skip navigation


Register for Latest Research

Stay Informed
Register with NCJRS to receive NCJRS's biweekly e-newsletter JUSTINFO and additional periodic emails from NCJRS and the NCJRS federal sponsors that highlight the latest research published or sponsored by the Office of Justice Programs.

NCJRS Abstract

The document referenced below is part of the NCJRS Virtual Library collection. To conduct further searches of the collection, visit the Virtual Library. See the Obtain Documents page for direction on how to access resources online, via mail, through interlibrary loans, or in a local library.


NCJ Number: 134556 Add to Shopping cart Find in a Library
Title: Serial Rape: The Offender and His Rape Career (From Rape and Sexual Assault III, P 275-310, 1991, Wolbert Burgess, ed. -- See NCJ-134540)
Author(s): J I Warren; R R Hazelwood; R Reboussin
Date Published: 1991
Page Count: 36
Sponsoring Agency: Garland Publishing, Inc.
New York, NY 10003-3304
Office of Juvenile Justice and Delinquency Prevention
Washington, DC 20531
Grant Number: 84-JN-AX-KO10
Sale Source: Garland Publishing, Inc.
19 Union Square
West Floor 8
New York, NY 10003-3304
United States of America
Type: Survey
Language: English
Country: United States of America
Annotation: This report on a study of 41 serial rapists who were responsible for 837 rapes and more than 400 attempted rapes presents methodology, case vignettes, developmental history, sexual history, crime scene characteristics, and classification analyses.
Abstract: An analysis of the careers of serial rapists indicates that for most there was no significant change in the amount of force used, the pleasure experienced by the rapist, the extent of victim injuries, or the duration of the assault over the first, middle, and last offenses. This observation is consistent with the hypothesis that the rapist's behavior during the assault is determined more by the rapist's modus operandi than the varying interaction between the perpetrator and his victim. There is, however, a dangerous minority who escalate their use of violence over successive offenses. This group of rapists is unusually prolific. Victim resistance was found not to vary with the amount of force used by the perpetrator, although it was associated with the pleasure experienced by the rapist and the duration of the rape. The classificatory analyses demonstrate that behavioral scales can be used to classify rapists both according to rape type and "increaser" status. 3 tables and 27 references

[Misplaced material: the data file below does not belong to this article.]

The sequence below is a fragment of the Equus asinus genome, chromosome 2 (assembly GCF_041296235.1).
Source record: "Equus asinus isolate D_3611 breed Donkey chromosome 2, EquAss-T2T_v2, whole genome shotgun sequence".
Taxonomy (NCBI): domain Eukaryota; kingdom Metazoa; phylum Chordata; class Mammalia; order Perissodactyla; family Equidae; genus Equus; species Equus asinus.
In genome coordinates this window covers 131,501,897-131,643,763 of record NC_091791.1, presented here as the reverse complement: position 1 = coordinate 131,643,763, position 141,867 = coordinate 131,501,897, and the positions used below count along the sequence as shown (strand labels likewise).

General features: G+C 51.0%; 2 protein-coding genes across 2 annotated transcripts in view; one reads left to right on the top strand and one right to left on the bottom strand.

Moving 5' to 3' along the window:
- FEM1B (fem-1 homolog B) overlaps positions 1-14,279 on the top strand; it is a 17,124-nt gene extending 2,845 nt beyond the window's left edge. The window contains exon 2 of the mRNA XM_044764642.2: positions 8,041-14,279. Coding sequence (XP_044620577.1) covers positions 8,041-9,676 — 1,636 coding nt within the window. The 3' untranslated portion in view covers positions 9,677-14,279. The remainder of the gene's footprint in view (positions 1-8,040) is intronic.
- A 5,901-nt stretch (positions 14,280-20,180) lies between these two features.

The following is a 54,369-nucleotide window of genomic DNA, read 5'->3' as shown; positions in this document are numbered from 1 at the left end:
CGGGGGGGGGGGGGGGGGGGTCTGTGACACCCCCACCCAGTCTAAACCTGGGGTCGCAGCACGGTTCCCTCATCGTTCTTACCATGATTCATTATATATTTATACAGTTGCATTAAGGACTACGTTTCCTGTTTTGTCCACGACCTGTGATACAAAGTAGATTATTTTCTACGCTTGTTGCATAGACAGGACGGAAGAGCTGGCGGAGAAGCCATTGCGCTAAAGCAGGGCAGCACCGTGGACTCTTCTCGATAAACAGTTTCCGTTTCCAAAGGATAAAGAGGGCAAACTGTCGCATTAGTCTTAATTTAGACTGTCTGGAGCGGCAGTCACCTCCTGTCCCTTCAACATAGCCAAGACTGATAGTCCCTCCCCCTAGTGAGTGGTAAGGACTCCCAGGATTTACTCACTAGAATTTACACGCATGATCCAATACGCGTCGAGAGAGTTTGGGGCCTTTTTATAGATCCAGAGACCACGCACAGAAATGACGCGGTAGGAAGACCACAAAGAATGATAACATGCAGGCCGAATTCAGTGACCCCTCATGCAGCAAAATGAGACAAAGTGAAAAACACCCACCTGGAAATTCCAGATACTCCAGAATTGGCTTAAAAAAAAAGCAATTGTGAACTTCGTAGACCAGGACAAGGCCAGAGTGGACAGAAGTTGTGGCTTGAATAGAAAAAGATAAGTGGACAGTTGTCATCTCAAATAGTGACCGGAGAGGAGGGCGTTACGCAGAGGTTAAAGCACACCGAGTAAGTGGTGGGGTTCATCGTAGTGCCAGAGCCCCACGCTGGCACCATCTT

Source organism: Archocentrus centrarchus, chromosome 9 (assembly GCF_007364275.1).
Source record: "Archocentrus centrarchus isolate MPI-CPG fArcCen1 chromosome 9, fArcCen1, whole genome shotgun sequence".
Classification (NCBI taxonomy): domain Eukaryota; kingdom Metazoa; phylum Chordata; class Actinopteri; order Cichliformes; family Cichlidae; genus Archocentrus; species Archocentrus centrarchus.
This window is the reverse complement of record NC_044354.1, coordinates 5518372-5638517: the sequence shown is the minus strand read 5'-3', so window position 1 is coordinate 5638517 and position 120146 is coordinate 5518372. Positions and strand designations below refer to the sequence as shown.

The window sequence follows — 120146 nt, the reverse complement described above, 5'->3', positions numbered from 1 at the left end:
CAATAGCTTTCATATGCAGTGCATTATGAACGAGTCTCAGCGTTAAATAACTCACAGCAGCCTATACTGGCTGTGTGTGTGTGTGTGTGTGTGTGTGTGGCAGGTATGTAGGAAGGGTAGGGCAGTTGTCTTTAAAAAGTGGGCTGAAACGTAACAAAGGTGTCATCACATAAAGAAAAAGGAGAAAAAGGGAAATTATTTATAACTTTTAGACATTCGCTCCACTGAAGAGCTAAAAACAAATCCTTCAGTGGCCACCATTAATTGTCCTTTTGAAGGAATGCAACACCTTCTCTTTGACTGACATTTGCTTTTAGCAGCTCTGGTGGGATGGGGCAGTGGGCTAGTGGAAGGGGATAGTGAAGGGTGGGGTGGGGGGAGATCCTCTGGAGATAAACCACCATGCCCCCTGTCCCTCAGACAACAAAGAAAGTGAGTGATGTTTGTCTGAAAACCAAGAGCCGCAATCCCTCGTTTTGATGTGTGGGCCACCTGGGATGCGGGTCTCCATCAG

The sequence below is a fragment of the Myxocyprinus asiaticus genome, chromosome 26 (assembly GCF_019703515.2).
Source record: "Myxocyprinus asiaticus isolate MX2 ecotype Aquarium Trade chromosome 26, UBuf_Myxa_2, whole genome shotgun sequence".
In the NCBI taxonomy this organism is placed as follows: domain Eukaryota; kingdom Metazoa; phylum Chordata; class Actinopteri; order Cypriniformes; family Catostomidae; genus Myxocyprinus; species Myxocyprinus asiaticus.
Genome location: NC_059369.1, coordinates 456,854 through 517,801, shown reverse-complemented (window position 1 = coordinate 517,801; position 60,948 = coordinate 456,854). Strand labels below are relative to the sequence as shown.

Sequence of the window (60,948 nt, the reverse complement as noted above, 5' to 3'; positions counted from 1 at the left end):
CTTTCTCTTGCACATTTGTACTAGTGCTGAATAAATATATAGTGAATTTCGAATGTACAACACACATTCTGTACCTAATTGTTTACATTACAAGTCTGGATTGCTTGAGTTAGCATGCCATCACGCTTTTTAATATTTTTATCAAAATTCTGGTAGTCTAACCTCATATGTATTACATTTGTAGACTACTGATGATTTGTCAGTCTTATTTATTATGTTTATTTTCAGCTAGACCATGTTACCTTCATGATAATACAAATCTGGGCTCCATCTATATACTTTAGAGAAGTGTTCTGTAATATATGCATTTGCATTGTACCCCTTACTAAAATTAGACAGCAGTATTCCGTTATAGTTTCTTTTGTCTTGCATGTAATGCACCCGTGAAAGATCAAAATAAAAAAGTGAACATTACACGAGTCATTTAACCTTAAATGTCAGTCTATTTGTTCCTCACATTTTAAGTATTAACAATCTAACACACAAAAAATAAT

Main Term(s): Serial rapists; Sex offender profiles
Index Term(s): Habitual offenders
Note: *This document is currently unavailable from NCJRS.
To cite this abstract, use the following link:

*A link to the full-text document is provided whenever possible. For documents not available online, a link to the publisher's website is provided. Tell us how you use the NCJRS Library and Abstracts Database - send us your feedback.